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Xamarin Forms MVVM - ObservableCollection

Photo 3-27-18, 8 19 13 AM.jpg

MVVM

ObservableCollection<T>

In the last few posts, I've been introducing the usage of certain interfaces that help use the MVVM pattern in Xamarin Forms applications. You can even find all that code and identify what I did in each post by switching branches in this repository.

In this post, I'll be talking about the ObservableCollection<T>, which isn't an interface, but does implement the INotifyCollectionChanged interface, which behaves similarly to the INotifyProeprtyChanged interface, and helps integrate notifications for when elements are added, deleted or updated within a collection.

As always, you can find the code in this repo, switch to the ObservableCollection branch to see the changes up to this post and not any further changes I may do.

What we will do

Currently, inside the same "calculator" that we have, we are able to make simple calculations using commands, what I want to add is a list of results, that will, of course, add a new element every time a command is executed. This has to happen through MVVM, so the same ViewModel class that we already have should contain the entire list and update the view when that list changes. This is going to be easily achievable through the use of an ObservableCollection<T>.

In addition to that, this ObservableCollection will have to be somehow bound to a ListView so that the results are displayed. In the case of our example, this will actually be very straight-forward since we will be listing doubles, but I will make some (in this example, useless) changes to explain what you would have to do in case you want to enlist complex types.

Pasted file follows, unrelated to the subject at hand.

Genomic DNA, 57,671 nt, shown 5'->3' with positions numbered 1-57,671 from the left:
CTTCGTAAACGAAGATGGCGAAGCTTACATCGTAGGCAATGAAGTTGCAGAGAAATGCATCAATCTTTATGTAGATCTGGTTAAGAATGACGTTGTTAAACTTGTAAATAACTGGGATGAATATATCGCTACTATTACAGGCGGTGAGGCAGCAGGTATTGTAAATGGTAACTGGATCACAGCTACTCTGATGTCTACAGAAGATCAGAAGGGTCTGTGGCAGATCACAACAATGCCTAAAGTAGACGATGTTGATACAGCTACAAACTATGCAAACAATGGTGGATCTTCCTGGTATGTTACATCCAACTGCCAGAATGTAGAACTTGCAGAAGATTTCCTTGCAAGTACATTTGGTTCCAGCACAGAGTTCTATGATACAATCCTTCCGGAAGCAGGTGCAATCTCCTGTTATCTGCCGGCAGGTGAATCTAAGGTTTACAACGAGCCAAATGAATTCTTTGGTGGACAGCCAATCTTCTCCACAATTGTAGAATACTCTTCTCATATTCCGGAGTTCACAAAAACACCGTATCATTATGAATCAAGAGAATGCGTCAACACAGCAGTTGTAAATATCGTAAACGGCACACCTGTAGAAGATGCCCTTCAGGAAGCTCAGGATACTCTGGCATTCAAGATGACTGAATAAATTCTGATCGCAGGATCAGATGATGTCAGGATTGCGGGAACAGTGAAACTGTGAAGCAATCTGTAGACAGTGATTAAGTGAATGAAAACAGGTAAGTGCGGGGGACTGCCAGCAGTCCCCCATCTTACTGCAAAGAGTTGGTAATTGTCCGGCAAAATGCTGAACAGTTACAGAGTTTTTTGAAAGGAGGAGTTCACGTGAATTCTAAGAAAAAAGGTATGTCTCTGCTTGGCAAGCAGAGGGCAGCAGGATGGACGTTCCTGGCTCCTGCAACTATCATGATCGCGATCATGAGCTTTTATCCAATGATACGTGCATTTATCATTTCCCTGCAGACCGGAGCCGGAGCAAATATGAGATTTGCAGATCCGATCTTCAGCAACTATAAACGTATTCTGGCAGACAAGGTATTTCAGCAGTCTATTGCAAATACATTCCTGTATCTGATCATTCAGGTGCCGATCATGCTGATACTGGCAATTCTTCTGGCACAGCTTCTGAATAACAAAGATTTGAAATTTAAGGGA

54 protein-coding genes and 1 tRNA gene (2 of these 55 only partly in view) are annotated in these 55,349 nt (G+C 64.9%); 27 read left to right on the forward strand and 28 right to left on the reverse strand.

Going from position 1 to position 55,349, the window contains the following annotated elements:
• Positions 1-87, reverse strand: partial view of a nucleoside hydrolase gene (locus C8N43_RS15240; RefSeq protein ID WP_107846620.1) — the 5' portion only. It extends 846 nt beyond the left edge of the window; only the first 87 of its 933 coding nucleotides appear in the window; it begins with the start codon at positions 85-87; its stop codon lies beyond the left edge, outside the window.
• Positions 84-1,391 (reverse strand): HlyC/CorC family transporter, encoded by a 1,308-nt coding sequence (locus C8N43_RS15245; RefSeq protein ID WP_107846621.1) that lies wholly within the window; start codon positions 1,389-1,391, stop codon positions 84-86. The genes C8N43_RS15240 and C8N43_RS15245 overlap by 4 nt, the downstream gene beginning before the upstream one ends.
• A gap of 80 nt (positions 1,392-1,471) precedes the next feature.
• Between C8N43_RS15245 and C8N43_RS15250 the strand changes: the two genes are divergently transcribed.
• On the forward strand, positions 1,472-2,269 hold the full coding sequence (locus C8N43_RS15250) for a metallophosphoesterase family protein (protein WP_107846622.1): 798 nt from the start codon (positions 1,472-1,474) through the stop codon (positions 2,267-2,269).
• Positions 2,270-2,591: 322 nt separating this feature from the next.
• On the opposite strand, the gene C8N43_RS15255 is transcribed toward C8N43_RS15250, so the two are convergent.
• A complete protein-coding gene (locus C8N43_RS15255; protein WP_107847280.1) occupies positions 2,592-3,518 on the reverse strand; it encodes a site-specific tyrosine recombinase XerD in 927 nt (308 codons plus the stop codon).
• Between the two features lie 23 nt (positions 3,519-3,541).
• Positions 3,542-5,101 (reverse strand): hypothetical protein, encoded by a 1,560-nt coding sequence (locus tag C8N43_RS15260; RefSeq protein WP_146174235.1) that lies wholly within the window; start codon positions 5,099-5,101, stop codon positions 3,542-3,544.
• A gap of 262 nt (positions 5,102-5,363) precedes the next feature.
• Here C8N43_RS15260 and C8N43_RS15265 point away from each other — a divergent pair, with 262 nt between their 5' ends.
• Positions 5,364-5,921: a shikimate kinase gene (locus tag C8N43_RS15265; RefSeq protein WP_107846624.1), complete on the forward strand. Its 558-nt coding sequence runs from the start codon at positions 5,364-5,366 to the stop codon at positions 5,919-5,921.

Using the class

Since this is already a class, there will no need for us to implement an interface as we did with the other interfaces that we have used. All we need to do is add an ObservableCollaction<double> property to the class. Of course, this will be a collection of doubles since it will be listing the results, which are of type double.

The property will also have to be initialized inside the Constructor for the class, just like it happens with the commands.

//! added using System.Collections.ObjectModel;
public ObservableCollection<double> Results { get; set; }

// In the constructor:
Results = new ObservableCollection<double>();

Of course, this is just the creation, you will also need to add new results as they come in. In the case of this code, it can be done in the setter for the Result property, so everytime a new Result comes in, the ObservableCollection gets updated, now the Result property will look like this:

private double result;
public double Result
{
    get { return result; }
    set
    {
        result = value;
        OnPropertyChanged("Result");
        Results.Add(result);
    }
}

What's great about using this class instead of a simple List<T> is that now, every time it changes (aka a new result is added), there will be notifications, similar to the ones we have by calling the OnPropertyChanged method, so the view can be updated accordingly.

Binding to the view

The functionality is there, ready, it is not time to list that collection inside a ListView. Like I mentioned before, in the case of our project, since we are listing doubles, this will be very straight-forward:

<ListView ItemsSource="{Binding Results}"/>

Just like this, we set the source for this ListView to be the ObservableCollection, generating this result: